Dumbo Disappoints

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Dumbo Disappoints

Harrison Le, Staff Writer

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Besides the two Rated-R movies currently out, Us and Pet Sematary, the only other option when my brother once again dragged me off the computer was the latest Disney live action adaptation Dumbo. I had high hopes for the movie. I made an effort not to watch the trailer but from the thumbnails depicting a sad elephant and the little snippets I got from Spotify when I’m trying to play “Old Town Road” I could tell it was going to be a sappy, feel bad movie just like the original.

Dumbo is everything wrong with Disney right now.

In fact, the latest Dumbo is a disgrace to the original 1941 animation.

The original movie was one of the films that helped Disney to become what it is today. Each individual frame was painstakingly drawn and colored, hundreds of thousands of them were put together by a team of artists in a field that did not even exist. While the animations were simple and cartoony, it played to the overall circus atmosphere and childish tone of the film that taught a good lesson. But this is not a review of how great the classic Dumbo was, instead how the 2019 “reimagining” fell flat on its back.

Tim Burton is a legendary director who produced hits that depicted fantasy lands and talking animals that would be tough for any other director to tackle, so it only made sense for Disney to reach out to him to direct Dumbo. And yet, Dumbo lacks the soul and the heart the original had. There are scenes such as the circus tent coming down and the aftermath of Mrs. Jumbo being taken away that really did make me think of the original, but this feeling was short lived. The main problem is the elephant. Tim Burton’s decision to mute the elephants and instead focus on the “human aspect” of the Dumbo storyline gave way to useless subplots and annoying digressions from the focal point of the movie. That’s right folks, Dumbo doesn’t talk.

We are introduced to a former circus star who has lost an arm due to a war and who returns to his kids to find his wife dead. Then we have the monotone queen of the century, the daughter who insists on doing science and testing experiments and hypothesis. Her voice is so emotionless and dead I honestly worried if the real-life actor was okay. Then we have the boy, who is probably given less lines than the mute elephant and who serves no purpose other than probably being another extra in the background. The film focuses on useless characters, I don’t care that the war hero lost his wife and horses or that his daughter wants to test experiments. I want to see the elephant. We are left guessing what Dumbo is thinking and it’s almost like the elephant is the backdrop for the humans’ story.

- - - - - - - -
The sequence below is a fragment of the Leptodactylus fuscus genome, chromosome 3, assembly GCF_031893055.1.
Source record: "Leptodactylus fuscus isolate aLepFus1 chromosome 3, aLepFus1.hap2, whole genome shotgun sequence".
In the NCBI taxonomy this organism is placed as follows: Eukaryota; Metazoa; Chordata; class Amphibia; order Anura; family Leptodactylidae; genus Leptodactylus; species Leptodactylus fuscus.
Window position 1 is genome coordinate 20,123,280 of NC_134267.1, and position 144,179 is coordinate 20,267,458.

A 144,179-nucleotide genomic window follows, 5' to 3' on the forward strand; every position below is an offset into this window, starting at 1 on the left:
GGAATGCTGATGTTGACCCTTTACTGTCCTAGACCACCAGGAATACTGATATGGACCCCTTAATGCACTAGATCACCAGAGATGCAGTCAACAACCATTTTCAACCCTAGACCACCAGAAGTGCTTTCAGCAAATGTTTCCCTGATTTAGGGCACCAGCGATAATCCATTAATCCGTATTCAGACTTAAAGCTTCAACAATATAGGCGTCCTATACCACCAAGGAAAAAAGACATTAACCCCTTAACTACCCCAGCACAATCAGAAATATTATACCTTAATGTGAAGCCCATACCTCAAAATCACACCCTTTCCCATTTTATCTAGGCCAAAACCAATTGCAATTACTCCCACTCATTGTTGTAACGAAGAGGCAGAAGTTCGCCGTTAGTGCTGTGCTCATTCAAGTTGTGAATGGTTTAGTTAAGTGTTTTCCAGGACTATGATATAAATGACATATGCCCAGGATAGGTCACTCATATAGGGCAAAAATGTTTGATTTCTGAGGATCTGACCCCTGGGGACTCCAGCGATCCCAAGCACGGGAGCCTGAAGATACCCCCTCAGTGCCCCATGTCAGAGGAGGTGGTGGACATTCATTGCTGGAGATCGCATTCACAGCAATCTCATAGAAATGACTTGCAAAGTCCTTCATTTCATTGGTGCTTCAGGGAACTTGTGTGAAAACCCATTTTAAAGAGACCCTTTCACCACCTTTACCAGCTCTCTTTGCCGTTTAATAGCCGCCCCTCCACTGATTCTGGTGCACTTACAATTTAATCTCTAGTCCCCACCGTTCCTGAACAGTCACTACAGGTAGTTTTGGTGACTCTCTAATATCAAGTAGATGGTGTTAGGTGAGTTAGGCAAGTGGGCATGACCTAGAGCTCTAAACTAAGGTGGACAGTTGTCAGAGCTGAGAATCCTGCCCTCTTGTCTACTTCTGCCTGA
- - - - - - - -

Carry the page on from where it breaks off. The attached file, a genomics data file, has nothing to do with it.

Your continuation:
There are some great visuals that remind you this is a Disney movie. The horribly feel-good ending and major plot holes were forgiven for being a kids movie. Dreamland burning down had great use of fire and camera work and I was particularly impressed with how they animated Dumbo to really make you feel bad. During those scenes, we feel something other than distaste. The animation, even when over-the-top, was well done and obviously had great production quality. These wow moments are completely flipped on their back as soon as they return to the useless humans’ problems or the depressing daughter opens her mouth. I quite literally laughed out loud when the daughter runs into a science museum and the father has a heart-to-heart talk about her science future in a whopping two minutes. I want. To see. An elephant.

I suspect Dumbo to be the first of many live-action failures in the coming years. The live action films just do not work compared to the originals and have way too much to live up to. Is Disney running out of ideas? These movies are simple easy cash grabs; save your money and watch the originals. I loathe the idea of the upcoming live action Lion King.

And again, if that actor says we must test an experiment one more time, Walt Disney himself is going to rise from the grave and stab someone.

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